We draw from a variety of different interactive theatre forms to create customized programs for your organization. While all of our techniques are interactive, some rely on the use of our trained Performance Educators while others do not.

Below are just a few examples of the interactive techniques we use:

Interactive Scenes with Hot-Seating & Role Play
Trained Performance Educators present issue-based, scripted scenes where characters struggle with the pressures and decisions of living and working in a diverse world.   When tensions heighten, the scenes freeze and program participants are invited to interact with, or “hot-seat,” the characters in order to learn more about their backgrounds, motivations, and behaviors.  Scenes may be replayed, with opportunities for participants to stop the action in order to suggest alternative problem-solving strategies. Participants may even “try out” their ideas by role-paying with our actors.  This collaborative process allows the group to generate a range of possible tactics, to discover more effective ways to communicate, and to practice behaviors that are more respectful and productive.

Image Theatre
Participants explore an issue together by sculpting their own and other participants’ bodies into static physical images that can depict feelings, attitudes, ideas and situations.  Our facilitators use these images as a springboard for discussion, inviting participants to alter them in order to illuminate multiple perspectives.  This collaborative process encourages participants to share ideas, examine behaviors and consequences, and generate concrete ideas for positive change.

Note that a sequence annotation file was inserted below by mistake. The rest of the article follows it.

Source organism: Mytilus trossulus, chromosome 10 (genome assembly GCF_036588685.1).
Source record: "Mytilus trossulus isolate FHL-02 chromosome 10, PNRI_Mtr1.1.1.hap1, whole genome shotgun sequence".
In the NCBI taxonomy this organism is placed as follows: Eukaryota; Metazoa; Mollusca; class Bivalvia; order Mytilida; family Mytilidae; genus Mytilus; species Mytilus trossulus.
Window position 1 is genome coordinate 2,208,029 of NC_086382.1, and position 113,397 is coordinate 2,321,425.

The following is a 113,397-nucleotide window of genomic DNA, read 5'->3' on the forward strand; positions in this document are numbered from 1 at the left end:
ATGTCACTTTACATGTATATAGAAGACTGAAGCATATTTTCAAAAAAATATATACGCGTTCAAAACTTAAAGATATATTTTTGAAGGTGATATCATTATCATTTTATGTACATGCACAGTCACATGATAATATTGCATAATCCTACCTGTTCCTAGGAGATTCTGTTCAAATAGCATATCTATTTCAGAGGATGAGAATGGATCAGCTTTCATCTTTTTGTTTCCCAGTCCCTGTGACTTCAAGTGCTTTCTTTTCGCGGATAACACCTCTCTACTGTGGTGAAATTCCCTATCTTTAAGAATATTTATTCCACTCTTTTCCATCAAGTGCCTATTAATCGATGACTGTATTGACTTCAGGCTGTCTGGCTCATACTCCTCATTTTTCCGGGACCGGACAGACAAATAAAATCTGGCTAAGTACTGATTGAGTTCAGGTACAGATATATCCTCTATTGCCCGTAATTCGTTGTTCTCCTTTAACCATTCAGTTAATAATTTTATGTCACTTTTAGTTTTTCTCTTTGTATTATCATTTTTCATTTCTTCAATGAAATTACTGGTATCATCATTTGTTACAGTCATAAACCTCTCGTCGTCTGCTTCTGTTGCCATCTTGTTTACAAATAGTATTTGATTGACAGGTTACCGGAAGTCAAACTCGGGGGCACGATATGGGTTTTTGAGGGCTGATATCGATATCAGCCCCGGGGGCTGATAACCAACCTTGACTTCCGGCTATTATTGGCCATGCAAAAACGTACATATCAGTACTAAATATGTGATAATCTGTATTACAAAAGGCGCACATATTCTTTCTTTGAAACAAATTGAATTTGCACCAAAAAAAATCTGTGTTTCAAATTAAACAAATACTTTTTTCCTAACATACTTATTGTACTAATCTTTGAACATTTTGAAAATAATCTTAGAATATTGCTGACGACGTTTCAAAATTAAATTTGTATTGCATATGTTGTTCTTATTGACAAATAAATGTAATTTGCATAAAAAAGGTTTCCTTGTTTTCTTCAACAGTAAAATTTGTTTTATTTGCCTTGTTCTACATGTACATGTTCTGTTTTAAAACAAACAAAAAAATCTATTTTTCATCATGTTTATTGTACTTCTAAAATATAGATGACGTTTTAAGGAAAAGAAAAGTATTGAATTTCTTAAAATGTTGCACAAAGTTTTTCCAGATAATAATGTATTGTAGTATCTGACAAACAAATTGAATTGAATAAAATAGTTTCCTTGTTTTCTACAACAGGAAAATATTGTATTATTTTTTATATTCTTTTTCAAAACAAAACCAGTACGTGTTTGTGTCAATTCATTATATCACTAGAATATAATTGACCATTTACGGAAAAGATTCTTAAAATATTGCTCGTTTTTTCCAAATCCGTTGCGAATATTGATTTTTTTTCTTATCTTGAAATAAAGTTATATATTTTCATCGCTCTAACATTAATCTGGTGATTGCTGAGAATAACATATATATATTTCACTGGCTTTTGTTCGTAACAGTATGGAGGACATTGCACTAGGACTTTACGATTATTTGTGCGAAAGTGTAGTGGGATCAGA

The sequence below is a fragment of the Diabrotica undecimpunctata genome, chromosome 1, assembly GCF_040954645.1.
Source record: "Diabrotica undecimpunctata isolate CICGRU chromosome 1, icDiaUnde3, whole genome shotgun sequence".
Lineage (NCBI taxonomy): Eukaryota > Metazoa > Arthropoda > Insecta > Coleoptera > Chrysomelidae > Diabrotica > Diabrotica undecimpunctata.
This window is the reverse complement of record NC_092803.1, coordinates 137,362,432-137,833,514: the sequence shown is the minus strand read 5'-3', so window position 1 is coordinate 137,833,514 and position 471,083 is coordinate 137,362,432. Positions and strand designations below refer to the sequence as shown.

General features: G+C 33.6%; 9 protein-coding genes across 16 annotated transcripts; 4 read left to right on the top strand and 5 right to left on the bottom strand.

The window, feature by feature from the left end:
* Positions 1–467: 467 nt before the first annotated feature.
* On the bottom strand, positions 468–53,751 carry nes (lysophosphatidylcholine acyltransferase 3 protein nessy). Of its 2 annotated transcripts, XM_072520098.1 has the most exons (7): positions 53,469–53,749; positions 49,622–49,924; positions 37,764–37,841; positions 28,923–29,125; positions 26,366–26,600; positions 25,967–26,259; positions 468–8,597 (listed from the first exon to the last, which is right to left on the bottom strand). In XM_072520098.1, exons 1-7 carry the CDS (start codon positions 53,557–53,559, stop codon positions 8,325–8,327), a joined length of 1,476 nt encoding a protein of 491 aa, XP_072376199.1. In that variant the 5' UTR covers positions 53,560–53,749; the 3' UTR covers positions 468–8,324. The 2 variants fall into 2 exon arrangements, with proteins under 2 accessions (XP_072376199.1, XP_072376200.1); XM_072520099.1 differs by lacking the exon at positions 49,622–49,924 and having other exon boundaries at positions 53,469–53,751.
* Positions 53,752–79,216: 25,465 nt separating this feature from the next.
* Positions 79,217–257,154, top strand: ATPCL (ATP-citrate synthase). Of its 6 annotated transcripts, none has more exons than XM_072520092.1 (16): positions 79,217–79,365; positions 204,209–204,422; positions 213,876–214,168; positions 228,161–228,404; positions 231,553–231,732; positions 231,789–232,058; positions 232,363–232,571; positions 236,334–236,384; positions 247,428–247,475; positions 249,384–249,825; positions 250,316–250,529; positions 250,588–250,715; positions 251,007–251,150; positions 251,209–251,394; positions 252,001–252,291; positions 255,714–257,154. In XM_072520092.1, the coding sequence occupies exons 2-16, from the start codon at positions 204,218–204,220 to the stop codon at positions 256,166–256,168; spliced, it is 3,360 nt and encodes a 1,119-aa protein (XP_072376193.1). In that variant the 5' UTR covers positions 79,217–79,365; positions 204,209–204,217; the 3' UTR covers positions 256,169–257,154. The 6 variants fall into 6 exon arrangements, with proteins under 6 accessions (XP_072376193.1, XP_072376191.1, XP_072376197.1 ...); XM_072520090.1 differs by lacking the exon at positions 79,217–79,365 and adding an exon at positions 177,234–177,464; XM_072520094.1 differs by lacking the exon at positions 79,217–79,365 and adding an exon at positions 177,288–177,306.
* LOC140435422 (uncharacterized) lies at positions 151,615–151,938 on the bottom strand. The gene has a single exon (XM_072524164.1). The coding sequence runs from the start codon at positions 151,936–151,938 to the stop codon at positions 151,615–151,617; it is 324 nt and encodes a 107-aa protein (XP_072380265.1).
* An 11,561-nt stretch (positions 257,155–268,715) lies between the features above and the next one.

Fluid Sculptures (from Playback Theatre)
Impact facilitators pose a few simple questions (“How was it getting here today?” or “What kind of challenges did you face at work this week?”) and invite participants to respond by sharing  short fragments of personal experiences (“I got stuck on the expressway and was late for an important meeting. It stressed me out”).  Our Performance Educators immediately “play back” what they’ve heard, using sound, words, and movement to create brief theatrical pieces that capture the essence of the teller’s experience.   This technique is often used as a warm-up, offering a non-threatening, entertaining way for participants to begin sharing ideas and listening carefully to one another.